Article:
• DIsable unused controllers / devices (see KB 1290)

Memory Performance

  • Page sharing – pages which are the same between VMs can be shared between VMs
  • Memory ballooning – require VMWare tools
  • Avoid active memory over commit (eliminate ESX memory swapping)
  • Right size guest OS memory

Networking

  • Ensure there is enough CPU to process networks
  • Use vmxnet network driver from VMWare tools

Storage Performance

  • Guest driver setting can affect performance (KB 9645697) – Increase the size of writes
  • Recommend using Fibre channel SAN
  • NFS or iSCSI – use more CPY than SAN
  • Better performance if use Virtual Center to create partitions
  • Increase VMs max outstanding disk requests if needed (KB 1268)

Using the Secure Technology Implementation Guide (STIG) with VMWare Infrastructure 3

DISA – Defense Infromation Systems Agency

STIG – general guide for securing systems

Vulnerability Categories
Category I – Worse level. Allows access tot he machine
Category II – Provides information that could lead to access (high potential)
Category III – Provide information that could lead to access

5 STIGs related to VMI3 (http://iase.disa.mil/stigs/index.html)

  • Virtual Computing STIG
  • Unix STIG (ESX Server, VMs)
  • DB STIG (Virtual Center)
  • Win OS STIG (Win VM)
  • Web Server STIG and checklist
  • Other => SRR scripts, associated checklists, vulnerabilities management systems

Run SRR scripts (system readiness review – ./start-SRR)

See slides for many details of current findings and their meanings.

VMWare Infrastructure 3: Advanced Diagnostic Log Analysis

Mostafa Khalil, VCP, VMWare Product Support Engineer

ESX Server Boot Process: Boot Loader -> initrd -> vmkernel -> vmnix -> /sbin/init ->init scripts -> vmware init scripts

Collecting logs:

  • UI via VI Client (right click on item and select export diagnostics data)
  • Multiple logs on each ESX server

VMKernel Log:

/var/log
All events generated by vmkernel (warnings are also written to seperate log)
Logs rotates. All events since last load are also in memory at /proc/vmware/log.

General Log msg: timestamp, hostname, msg source, uptime, <instance>, device, src line #, msg

Translating vmkernel error codes: already listed in msg in ESX 3

Message Log:

Like linux messages
Console events, logon events, iSCSI authentication events

hostd.log:

vi client events
Events done on behalf of various services

vpxa.log

Events of interactions with Virtual Center

esxcfg-firewall

rule events

oldconf files

backup of config files modified by VC, VI Client or esxcfg-* scripts

esxupdate.log

Updates from esxupdates

vmkernel-version

Whenever kernel is loaded / updated


Security Architecture Design and Hardening of VMWare Infrastructure 3

Kick Larsen – Engineering – Product Security Officer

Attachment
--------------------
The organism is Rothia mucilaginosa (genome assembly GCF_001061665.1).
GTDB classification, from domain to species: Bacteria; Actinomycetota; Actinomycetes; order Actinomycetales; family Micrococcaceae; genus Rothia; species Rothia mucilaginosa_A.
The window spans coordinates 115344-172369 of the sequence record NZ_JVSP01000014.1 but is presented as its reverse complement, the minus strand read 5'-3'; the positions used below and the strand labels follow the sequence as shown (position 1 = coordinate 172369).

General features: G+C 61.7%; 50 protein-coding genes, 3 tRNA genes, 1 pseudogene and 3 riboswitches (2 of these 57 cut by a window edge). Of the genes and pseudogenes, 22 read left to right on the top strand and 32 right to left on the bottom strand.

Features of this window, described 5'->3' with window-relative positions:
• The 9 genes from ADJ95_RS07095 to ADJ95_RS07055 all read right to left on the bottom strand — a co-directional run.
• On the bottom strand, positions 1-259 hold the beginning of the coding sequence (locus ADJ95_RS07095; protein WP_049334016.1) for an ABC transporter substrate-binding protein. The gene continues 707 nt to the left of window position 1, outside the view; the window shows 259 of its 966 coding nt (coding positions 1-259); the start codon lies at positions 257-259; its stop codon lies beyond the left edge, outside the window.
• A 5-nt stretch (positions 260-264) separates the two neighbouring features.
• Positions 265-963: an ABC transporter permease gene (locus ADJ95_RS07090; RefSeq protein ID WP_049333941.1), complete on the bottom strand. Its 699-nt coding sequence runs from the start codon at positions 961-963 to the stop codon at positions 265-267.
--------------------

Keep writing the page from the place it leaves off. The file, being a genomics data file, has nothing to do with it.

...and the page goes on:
Banjot S. Chanana – Product Mgr, Platform Security
Brian Cosker-Swerske – Senior Consultant

Service Console

Actually a VM based on RedHat Linux (own Virtual CPU)
Ports 902, 80, 443 and 22 open by default

Hardening:
Disable ctrl-alt-del
Require password for single user mode

service console network parameters
login banners

Secure Networks
Password policy for local user accounts
Password complexity
/etc/security/access.conf

Limit root access using securetty
enable syslog
Change snmp community string from the default

Securing VMs

Same as a physical box
Remove unnecessary functions / services
Disable cut and paste

VMWorld – Day 1 – September 11, 2007

I was at VMWorld last week. Unfortunately, my network connectivity was limited so I was unable to post my notes during the conference.

Keynote – Diane Green / President and CEO of VMWare

The most interesting part of the keynote for me was the introduction of ESX Server 3i. The existing ESX Server has a 2 GB footprint. ESX Server 3i has a footprint of 32MB which can be embedded in flash memory by hardware manufacturers. Virtual Center will also be fed hardware status information including CPU, Power and temperature information. The chief marketing officer for Dell, Mark Jarvis, came on stage to demonstrate 3i on some new hardware Dell plans on shipping in November. Other vendors announcing support for 3i include Dell, IBM, HP, Fujitsu / Siemans and NEC.

Other announcements included disaster recovery and desktop consolidation products.

Keynote – Pat Gelsinger, Sr. VP and General Manager, Digital Enterprise Group, Intel

Virtualization is disaggregating the OS. It breaks the 1 to 1 relationship between the operating system and hardware.

Intel is viewing support for virtualization in 4 areas:

  • Processors- VT-x / VT-i architecture
  • Core Platform – Intel VT for directed IO
  • Networking & Storage – Intel VT for Connectivity
  • Standards

VMDq Network Architecture: Allows hardware to queue packets per virtual machine (instead of ESX figuring it out) which should improve network throughput.

Keynote– Hector de J. Ruiz, PhD, Chairman and CEO, AMD

Barcelona quad core architecture was released the prior day. In addition, includes better support for virtualization, especially VMotion.

AMD Senior Fellow Leendert Van Doorn can on stage to discuss the architecture in more detail.

Virtual Center Administration: Top Ten

1. Overview of Virtual Center Architecture

2. Virtual Center Updates

All updates are full releases
Basic procedure: Shutdown virtual center, backup database, apply update

When Virtual Center is updated, the Virtual Center agent is pushed out to each ESX Server. For this to succeed, the directory /tmp/vmware-root directly must exist. Unfortunately, there is a cron job that will remove the directory. There is a script,
CreateTmpDirs.vbs, that will create these directories but the script will only work it ssh root access is enabled.

3. What is new in Virtual Center 2

2 patch / maintenance release in past year.

2.0.1
Patch 2

  • Came out in February, build #40644
  • Improve statistics with rolling process (TempDB growth issue)
  • Server recovery options
  • License directory instead of 1 file

2.0.2

  • Came out in July, build #50618